Institution: Aberystwyth University
Resequencing and genetic profiling of native Welsh sheep breeds in lowering greenhouse gas emissions
Over generations selective breeding in livestock has resulted in well-defined breeds each with their own set of desirable characteristics. Advances in technology in addition to the availability of the sheep genome now enable us to identify the specific genes and genomic regions that govern many of these traits.
Understanding where these genes are located and how they function will allow tools to be generated which will enable individuals to be tested for variations associated with favourable traits early on. Such information could then be used in targeted breeding strategies improving productivity and efficiency.
This project aims to identify the regions of the sheep genome controlling some of the most desirable traits in the native Welsh sheep breeds such as growth rate and weight gain. To achieve this we will be taking blood samples from individuals from several different breeds and comparing the DNA sequences to identify sites of variation. We also aim to identify regions of native Welsh sheep genome influencing levels of methane emissions.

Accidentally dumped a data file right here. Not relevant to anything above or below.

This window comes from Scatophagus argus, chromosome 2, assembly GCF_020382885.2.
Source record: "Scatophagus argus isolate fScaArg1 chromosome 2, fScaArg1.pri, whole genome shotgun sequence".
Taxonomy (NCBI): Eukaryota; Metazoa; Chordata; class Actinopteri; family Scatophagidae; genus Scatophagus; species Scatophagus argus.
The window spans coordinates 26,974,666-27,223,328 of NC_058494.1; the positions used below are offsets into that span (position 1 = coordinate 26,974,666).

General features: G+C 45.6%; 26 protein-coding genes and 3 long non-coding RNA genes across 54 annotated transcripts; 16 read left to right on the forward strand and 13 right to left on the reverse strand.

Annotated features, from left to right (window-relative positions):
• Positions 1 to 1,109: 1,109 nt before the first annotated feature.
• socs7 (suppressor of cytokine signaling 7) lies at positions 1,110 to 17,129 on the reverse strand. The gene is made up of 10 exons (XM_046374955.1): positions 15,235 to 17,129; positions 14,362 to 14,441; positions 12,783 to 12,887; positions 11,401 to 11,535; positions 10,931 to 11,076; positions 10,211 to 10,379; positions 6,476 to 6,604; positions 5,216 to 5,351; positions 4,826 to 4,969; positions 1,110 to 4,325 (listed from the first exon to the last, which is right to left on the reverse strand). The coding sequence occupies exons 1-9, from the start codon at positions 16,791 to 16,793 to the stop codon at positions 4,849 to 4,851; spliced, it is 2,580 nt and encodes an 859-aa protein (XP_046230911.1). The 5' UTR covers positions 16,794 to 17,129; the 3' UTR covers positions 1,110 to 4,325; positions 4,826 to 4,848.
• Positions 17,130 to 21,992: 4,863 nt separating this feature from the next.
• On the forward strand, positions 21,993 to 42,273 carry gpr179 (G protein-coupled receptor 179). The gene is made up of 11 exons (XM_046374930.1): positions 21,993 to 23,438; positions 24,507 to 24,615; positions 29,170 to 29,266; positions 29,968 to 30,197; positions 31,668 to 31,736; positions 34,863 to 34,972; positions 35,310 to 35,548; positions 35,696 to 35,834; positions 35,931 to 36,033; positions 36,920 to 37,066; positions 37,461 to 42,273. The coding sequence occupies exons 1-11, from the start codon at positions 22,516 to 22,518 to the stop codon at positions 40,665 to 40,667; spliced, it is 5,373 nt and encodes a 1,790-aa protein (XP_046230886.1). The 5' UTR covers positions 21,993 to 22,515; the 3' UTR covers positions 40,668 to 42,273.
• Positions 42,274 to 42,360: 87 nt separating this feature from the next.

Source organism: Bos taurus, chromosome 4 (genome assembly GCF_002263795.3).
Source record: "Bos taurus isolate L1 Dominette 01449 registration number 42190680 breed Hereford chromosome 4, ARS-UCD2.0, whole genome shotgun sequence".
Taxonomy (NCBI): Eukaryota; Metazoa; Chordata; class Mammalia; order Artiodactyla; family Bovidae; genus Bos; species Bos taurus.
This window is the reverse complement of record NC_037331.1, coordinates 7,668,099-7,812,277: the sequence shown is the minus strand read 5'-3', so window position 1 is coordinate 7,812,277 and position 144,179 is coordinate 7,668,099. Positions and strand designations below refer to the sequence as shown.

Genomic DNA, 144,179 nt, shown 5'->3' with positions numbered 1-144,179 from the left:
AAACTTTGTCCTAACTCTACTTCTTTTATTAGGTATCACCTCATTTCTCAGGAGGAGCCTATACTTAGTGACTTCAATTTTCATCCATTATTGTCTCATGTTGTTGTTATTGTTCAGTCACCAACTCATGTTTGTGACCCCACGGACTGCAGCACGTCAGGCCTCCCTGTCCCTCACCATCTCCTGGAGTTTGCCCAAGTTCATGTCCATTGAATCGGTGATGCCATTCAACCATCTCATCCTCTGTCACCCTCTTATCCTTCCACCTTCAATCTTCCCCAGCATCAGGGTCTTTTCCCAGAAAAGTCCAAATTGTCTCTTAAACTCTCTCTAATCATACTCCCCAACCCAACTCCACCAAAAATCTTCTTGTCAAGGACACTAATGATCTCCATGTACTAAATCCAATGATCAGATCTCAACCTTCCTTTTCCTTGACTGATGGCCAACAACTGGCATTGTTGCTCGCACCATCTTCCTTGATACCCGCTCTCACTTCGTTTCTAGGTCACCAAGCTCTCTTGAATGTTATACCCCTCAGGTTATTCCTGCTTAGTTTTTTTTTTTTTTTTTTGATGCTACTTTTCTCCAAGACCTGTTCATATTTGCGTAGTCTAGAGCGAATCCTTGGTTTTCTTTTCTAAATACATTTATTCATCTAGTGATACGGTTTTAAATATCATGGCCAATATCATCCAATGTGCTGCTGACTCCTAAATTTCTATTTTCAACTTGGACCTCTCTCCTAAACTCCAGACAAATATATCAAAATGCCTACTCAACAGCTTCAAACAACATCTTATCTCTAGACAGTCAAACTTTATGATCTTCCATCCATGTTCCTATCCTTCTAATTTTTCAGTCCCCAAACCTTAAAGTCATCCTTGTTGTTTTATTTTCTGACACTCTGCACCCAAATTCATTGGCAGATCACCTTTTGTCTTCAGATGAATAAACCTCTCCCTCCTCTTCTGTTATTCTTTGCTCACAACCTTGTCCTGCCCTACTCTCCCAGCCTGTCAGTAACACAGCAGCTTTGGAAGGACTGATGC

Methane is one of the most significant greenhouse gases and some of the largest producers are livestock. While diet is known to have some influence on methane production there is also genetic component with animals fed similar diets differing in emission levels. Identifying the genome regions influencing this and other significant traits will contribute to developing breeding strategies that help make sheep farming more environmentally sustainable in the future
Information on thousands of variations detected in this project will also allow us to better understand how selection has enabled different breeds to survive in a wide variety of environments and the genomic regions involved in this process. In addition it will generate a picture of how the breeds are related to each other and provide insights into the different breed histories.